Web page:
9. The object of the Beatific Vision is two-fold, formal or primary, ans material or secondary. The formal or primary object of Beatitude is that which is seen on its own account, and which constitutes the essential glory of heaven, and this is God Himself. The secondary object is that which is seen on account of the primary, and under it is included all the creatures which the blessed see. The accidental glory of heaven arises from the vision of the secondary objects, as the essential glory of heaven proceeds from the immediate vision of God Himself.


10. This arises, as I have said, from the vision or knowledge which the Blessed have of secondary objects, namely, creatures. They see and know creatures in the Divine Word, that is, in the Divine Intelligence. God created all things by the Word, and He understands Himself by the Word. The knowledge which the blessed have is like the knowledge which God has of Himself and all other things. All creatures are contained in the Divine Word, as by that Word all things were made. Therefore, the blessed seeing the Word, see in it all things, or at least all things which relate to them in any special way.
The blessed do not see all the things which He has done or can do. His power is infinite, and , therefore, what He can do extends to infinitude; and if the blessed could see all that God can do, they would be able to comprehend God. Besides there are special things which God has reserved to Himself, and which the blessed can never know, unless God chooses to reveal them to them.
These are: (a) Future contingent things, that is, those things which depend upon the free will of men. (b) The secrets of the heart, that is, the interior thoughts of the soul. (c) The day of the General Judgment. Of that day and hour no one knows, not even the angels in heaven.

The Blessed see and know concerning creatures, whatever specially relates to them, because in heaven every just and honest desire will be satisfied. That we may classify what specially may be said to belong to the knowledge of the blessed, we have to consider them (a) in the order of grace (b) as parts of the whole universe, (c) as such a person, either private or public, as the case may be.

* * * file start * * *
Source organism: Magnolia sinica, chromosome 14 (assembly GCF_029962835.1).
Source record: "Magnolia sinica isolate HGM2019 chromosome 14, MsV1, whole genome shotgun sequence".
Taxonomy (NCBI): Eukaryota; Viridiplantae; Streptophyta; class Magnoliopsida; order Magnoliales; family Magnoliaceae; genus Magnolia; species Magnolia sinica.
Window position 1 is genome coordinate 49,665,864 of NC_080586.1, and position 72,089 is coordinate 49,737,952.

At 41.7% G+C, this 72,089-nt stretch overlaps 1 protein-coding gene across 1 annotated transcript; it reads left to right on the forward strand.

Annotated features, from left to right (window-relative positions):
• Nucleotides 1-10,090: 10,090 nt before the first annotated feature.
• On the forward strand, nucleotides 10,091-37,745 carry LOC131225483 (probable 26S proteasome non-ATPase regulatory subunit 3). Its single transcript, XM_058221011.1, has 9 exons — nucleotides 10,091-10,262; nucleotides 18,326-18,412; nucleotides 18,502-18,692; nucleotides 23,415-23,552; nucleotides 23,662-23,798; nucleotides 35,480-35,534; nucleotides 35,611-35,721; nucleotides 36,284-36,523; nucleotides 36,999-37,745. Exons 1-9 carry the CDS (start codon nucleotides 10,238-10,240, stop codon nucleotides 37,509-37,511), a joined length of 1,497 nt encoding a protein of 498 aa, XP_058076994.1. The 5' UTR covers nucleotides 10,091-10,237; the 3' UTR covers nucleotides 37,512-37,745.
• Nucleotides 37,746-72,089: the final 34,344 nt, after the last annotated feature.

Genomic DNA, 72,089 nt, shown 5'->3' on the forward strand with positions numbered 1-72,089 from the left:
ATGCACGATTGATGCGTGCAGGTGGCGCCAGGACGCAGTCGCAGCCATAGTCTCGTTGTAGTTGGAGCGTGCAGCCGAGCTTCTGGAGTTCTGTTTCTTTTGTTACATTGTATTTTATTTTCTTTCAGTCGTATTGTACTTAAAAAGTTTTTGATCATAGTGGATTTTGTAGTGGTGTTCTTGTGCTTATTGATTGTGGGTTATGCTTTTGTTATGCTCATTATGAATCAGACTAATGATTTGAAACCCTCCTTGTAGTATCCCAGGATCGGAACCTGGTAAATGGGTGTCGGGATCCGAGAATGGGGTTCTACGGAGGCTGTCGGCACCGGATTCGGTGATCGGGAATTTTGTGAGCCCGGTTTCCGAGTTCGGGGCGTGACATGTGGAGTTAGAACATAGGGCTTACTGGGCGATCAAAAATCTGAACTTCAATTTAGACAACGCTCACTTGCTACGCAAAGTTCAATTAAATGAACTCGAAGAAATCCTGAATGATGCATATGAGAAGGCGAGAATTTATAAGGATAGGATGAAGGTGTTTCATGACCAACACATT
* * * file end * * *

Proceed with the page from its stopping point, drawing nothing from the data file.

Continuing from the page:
Under the first consideration the blessed will see and understand the mysteries of faith, which were revealed, and which they believed in this life, according to the words: As we have heard so we have seen, in the city of the Lord of hosts, in the city of our God. Thus they will understand the mysteries of the Incarnation, of Redemption, of Predestination, and all other mysteries connected with the truths of faith.
Under the second consideration the blessed will see and know all the different generic and species of things, and the principal parts of the universe- heaven and earth, the elements, the heavenly bodies, &c.
Under the third consideration the blessed will know all that belongs to that state or position which they occupied when on earth. Thus, those who were Popes will know all that belongs to the welfare of the whole Church; bishops, what concerns the dioceses over which they presided; Founders of Religious Orders, all that concerns those Orders; parents have a knowledge of their families here on earth; relations and friends know all that they desire concerning those they have left on earth, and so forth.

The Blessed, besides this special knowledge which bbelongs to them under the three-fold consideration, also know many other things. Thus it is said that there is joy in heaven upon one sinner doing penance; and St. Paul says: We are made a spectacle to the world, to angels and to men. The blessed, therefor, know all the prayers that are addressed to them; and God reveals to them many other things which may increase their accidental glory.
The qualoities of glorified bodies. To this accidental glory belong the qualities or gifts of the bodies; to wit, Impassibility, Brightness, Subtility, and Agility as explained in the Eleventh Article.


11. Some souls will also have their accidental glory augmented by the addition of special heavenly and supernatural gifts or qualities, called the Aureolae, or small crowns of glory.
The souls in heaven retain their perfection and all their good natural qualities and acquired sciences; they retain also their spiritual characters or marks of Baptism and Confirmation, and in the case of eccliastics, that of Holy Orders. And to these are added, in the case of some souls, special crowns of glory, given in reward for certain victories gained through special labours and sufferings here on earth. These are called the Aureolae of glory.